Alert of a “disproportionate” effect of the COVID-19 pandemic on racial and ethnic minorities worldwide
The UN High Commissioner for Human Rights, Michelle Bachelet, has affirmed that the protests unleashed in the United States following the death of George Floyd during an arrest not only cry out against “police violence”, but also against “inequalities” also revealed during the coronavirus pandemic.
“The virus is exposing endemic inequalities that have been ignored for too long,” said Bachelet, in a message that extends to the entire world but which cites, among the specific cases, that of the United States, where mobilizations for the death of Floyd, an African American, during an intervention carried out by white police officers.
In his view, these protests “are underscored not only by police violence against people of color, but also by inequalities in health, education, employment and endemic racial discrimination.”
Bachelet has assured that there are data around the world that demonstrate the “devastating impact” of the pandemic on certain vulnerable groups and has considered that it is a “disproportionate” and widespread pattern, which in some countries does not come to light not because it does not happen but for lack of information in this regard.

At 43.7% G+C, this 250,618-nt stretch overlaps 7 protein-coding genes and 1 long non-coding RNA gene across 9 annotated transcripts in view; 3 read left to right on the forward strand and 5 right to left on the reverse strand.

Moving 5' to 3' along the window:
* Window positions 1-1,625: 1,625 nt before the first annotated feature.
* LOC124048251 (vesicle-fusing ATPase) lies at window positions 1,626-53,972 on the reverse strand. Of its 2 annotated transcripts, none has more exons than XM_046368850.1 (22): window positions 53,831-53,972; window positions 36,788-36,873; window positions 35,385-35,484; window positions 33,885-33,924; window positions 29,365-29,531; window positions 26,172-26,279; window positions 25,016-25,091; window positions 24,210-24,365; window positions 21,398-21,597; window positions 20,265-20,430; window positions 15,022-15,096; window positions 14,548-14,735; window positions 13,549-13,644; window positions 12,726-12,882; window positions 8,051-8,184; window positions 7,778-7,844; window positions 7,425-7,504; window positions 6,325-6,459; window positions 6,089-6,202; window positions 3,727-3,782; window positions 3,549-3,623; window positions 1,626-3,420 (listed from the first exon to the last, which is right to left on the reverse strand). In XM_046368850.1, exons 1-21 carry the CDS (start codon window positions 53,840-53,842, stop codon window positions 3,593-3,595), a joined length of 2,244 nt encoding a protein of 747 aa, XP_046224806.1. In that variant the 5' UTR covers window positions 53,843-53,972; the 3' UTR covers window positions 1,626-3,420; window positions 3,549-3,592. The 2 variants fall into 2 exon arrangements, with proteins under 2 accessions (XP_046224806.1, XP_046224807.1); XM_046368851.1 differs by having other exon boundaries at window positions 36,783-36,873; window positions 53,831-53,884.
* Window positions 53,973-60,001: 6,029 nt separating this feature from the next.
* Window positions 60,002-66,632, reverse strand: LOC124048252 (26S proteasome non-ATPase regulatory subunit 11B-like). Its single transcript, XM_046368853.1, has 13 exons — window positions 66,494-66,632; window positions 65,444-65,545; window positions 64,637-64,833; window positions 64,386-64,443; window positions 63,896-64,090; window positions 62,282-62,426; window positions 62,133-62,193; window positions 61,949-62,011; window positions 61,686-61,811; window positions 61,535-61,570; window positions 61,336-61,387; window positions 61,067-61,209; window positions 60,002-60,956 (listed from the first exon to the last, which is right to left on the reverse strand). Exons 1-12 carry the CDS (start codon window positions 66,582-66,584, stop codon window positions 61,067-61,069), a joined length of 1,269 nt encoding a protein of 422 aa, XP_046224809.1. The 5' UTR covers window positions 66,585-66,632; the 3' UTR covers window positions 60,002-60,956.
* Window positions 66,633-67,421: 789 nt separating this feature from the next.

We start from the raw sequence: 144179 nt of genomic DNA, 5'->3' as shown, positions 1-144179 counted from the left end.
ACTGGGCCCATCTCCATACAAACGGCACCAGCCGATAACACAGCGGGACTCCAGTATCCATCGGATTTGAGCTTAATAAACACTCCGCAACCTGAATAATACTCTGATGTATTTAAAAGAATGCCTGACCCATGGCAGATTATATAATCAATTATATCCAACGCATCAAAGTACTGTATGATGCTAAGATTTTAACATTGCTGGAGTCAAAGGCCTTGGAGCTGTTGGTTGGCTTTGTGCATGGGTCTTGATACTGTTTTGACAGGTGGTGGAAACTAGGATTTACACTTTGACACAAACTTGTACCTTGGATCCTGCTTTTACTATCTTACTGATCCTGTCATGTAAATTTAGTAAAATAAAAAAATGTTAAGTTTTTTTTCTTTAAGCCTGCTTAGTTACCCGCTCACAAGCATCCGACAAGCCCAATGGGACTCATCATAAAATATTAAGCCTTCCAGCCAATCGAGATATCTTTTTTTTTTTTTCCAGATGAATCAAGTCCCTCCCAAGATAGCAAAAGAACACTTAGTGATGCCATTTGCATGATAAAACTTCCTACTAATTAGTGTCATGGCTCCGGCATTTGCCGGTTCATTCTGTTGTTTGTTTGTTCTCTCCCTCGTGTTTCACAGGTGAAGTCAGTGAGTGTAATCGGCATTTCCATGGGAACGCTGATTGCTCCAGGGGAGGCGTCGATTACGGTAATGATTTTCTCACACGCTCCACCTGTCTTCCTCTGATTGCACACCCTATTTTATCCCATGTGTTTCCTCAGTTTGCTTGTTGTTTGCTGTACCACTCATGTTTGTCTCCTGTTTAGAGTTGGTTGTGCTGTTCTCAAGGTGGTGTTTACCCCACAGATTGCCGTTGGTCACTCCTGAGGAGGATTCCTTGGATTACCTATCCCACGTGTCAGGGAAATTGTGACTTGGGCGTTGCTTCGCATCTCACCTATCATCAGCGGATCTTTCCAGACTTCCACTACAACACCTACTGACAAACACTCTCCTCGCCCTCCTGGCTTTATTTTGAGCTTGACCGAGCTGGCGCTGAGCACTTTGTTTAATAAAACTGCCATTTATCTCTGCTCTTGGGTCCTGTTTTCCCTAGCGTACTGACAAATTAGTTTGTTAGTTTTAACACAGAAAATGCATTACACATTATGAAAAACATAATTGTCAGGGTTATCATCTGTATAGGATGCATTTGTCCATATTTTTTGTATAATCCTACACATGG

In the case of the United States, the death rate among the African-American population would be more than double that in other groups, while in the United Kingdom higher levels have also been detected among people of Pakistani and Bangladeshi origin.
In the Brazilian state of Sao Paulo, non-Caucasian people are 62 percent more likely to die from COVID-19, and in the French region of minority residence Seine Saint-Denis, a higher death rate has also been detected than in other areas, according to the UN.
Bachelet has asked the authorities for “urgent” measures, since although the differences in the impact of COVID-19 depending on race or ethnicity do seem evident, “it is less clear what is being done to combat it.” “Countries must focus not only on the impact of these disparities … but also on their causes,” he added.
Among the possible causes, the High Commissioner has cited less access to health care, the presence of more people per home or involvement in jobs more exposed to the virus or with a lower level of protection, such as transportation or cleaning.